I love the Doctrines of Grace because I love God’s Word. And I’m really excited to be living through a worldwide renewal of emphasis upon these timeless truths.
And praise the Lord South Africa isn’t being left out. Bold men are standing up in pulpits all through our country testifying to the sovereign exercise of a merciful and loving God in saving wretches and bringing glory to Himself.
Now I’m white. Often when I say “All through the country” I’m speaking about people that look like me, sound like me, live like me in suburbs just like mine. Yet South Africa is a tale of two cities isn’t it? Grassed, treed suburbs and dusty, sprawling townships. Is there any kind of reformation renewal happening in the tinned shanty towns down the road that it is so easy to be blissfully ignorant of?
The answer is yes. On Saturday I was blessed to spend the day in Thembisa at the Welamlambo Baptist Mission with friends from a ministry called Township Reformation (find them on Facebook). It was a wonderful time of listening to opportunities and challenges that church plants I could support are facing in South African township settings.
Here’s a high level of what the speakers addressed:
Thapelo Mpai gave a very informative, interesting breakdown of the current state of South African townships. What I really enjoyed was his honest holistic, informed approach. Politics, crime, social degradation, size, other religions… he gave the listeners real insight into the magnitude of the mission field. You can download Session 1 here.
What was great is that after an informative session Irving Steggles drove home an expositional session. Considering portions from the Acts of the Apostles he gave us pause to consider a Biblical strategy for township church planting. I’ve downloaded Irving’s sermons from the Birchleigh Baptist Church website in the past but really enjoyed listening to him in person. You can download Session 2 here.
Then Bheki Bembe listed a number of challenges facing Biblical church planters. He is planting into Olievenhoutbosch (an area I’m familiar with). He contrasted the other speakers well in that he is informal and jovial. He picked out issues like the difficulties breaking in to the township, the false Christianisation of the people, the people first philosophy, a mismatched prioritization, inflated expectations, trust issues, money issues, languages… actually the challenges are endless. I’ve often said that unless God does a miracle (which salvation always is) a conservative evangelical church plant stands no chance of success. You can download Session 3 here.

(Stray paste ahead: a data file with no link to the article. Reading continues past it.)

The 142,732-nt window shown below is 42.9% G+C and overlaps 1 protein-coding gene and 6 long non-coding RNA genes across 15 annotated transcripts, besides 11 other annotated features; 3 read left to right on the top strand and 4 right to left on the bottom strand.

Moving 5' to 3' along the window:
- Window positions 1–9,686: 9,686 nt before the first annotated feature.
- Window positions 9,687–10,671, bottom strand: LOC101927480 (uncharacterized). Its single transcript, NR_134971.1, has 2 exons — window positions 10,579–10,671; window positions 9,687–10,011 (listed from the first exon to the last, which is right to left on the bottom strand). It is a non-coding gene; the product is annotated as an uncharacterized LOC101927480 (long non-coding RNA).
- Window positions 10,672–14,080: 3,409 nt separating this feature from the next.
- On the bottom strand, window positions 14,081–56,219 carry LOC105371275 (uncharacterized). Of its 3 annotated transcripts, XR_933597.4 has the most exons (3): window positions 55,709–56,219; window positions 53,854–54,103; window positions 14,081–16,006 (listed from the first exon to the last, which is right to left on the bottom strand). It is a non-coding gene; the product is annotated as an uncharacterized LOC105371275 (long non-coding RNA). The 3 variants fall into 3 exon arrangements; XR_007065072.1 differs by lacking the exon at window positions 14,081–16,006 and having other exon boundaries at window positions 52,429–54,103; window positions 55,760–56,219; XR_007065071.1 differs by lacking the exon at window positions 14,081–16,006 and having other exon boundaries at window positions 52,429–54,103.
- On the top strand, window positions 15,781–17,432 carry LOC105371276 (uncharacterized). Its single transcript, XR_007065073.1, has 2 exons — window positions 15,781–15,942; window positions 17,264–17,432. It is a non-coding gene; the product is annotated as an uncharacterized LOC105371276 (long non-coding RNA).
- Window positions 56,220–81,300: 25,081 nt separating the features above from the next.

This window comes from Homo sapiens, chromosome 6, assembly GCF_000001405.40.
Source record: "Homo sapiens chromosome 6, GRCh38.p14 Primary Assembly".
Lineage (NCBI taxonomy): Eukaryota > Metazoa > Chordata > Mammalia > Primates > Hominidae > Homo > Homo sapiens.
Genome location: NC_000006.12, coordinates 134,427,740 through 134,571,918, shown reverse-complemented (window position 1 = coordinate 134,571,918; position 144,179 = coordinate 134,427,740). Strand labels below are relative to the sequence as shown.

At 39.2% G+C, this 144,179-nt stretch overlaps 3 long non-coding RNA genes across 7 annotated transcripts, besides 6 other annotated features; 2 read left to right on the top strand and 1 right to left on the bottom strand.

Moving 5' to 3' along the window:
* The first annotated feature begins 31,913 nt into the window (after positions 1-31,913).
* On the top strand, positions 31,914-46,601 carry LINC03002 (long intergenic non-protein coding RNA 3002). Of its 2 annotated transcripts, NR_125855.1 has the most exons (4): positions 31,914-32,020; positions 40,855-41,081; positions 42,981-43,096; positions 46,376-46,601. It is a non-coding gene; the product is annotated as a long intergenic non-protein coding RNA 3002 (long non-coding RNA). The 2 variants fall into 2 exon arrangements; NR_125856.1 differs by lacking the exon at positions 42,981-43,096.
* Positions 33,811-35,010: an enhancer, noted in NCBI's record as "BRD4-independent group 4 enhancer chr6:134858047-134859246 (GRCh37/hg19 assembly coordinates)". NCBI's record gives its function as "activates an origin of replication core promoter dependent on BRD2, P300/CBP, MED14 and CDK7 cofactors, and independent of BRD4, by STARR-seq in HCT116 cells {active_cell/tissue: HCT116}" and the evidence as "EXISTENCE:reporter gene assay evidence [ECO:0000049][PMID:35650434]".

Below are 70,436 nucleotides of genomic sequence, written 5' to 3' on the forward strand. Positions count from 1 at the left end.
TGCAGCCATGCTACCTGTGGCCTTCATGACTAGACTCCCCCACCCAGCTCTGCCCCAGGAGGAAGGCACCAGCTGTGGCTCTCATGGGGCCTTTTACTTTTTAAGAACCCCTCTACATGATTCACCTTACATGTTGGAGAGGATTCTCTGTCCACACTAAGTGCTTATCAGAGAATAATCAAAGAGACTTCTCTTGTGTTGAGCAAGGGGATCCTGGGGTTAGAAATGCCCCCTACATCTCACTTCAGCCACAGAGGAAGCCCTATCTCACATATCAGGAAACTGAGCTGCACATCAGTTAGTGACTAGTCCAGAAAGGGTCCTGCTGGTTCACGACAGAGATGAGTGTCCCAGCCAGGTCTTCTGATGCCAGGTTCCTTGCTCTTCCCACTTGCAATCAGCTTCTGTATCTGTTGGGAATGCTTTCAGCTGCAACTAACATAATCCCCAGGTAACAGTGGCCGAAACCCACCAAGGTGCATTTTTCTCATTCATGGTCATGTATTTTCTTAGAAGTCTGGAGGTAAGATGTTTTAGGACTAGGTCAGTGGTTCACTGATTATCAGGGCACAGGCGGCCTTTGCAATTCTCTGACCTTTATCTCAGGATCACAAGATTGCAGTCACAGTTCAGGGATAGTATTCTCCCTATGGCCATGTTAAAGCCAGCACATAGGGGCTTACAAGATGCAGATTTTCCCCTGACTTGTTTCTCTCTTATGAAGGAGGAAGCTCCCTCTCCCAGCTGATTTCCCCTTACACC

Finally Tim Cantrell addressed the issue of hindrances prohibiting suburban churches planting and supporting Biblical churches in townships. This is an area which I think we, as suburban churches, are going to need to spend a great deal of more time considering and articulating for the benefit of our brethren that are struggling on the other side of the tracks. You can download Session 4 here.
So, what are my thoughts:
Firstly, White guys didn’t organise the day. This was a group of young black men with a heart for where they grew up trying to mobilise the Church. I’m so grateful I was there to be in the back seat and witness that. I don’t think that white churches have been terribly successful in townships and I’m sure this is a providential move of the Spirit and we’re on the cusp of witnessing the Lord doing great things.
Secondly, it was excellent. We started on time’ish, ended on time, were well fed, enjoyed excellent worship, had really good fellowship. My Saturdays are precious to me as I prep for Sunday. I was really concerned that this wouldn’t be the best use of my time and was ready to leave at half time. I didn’t, the time was well spent. I can say this, when the guys from Township Reformation put on another event I’ll make effort to be there.
Thirdly, I was a little disappointed of lack of attendance of suburban and township churches. There were a whole bunch of churches that are like-minded which would have benefited from being there. Maybe it’s early days for this group but I certainly hope that future initiatives will have greater buy in.
In the 1800′s Robert Moffert, a missionary, once said, “In the vast plain to the north I have sometimes seen, in the morning sun, the smoke of a thousand villages where no missionary has ever been.” The picture of the country has dramatically changed since then yet the need and urgency has never been greater. There is a grave darkness cast over our land yet the first light of dawn has sprung.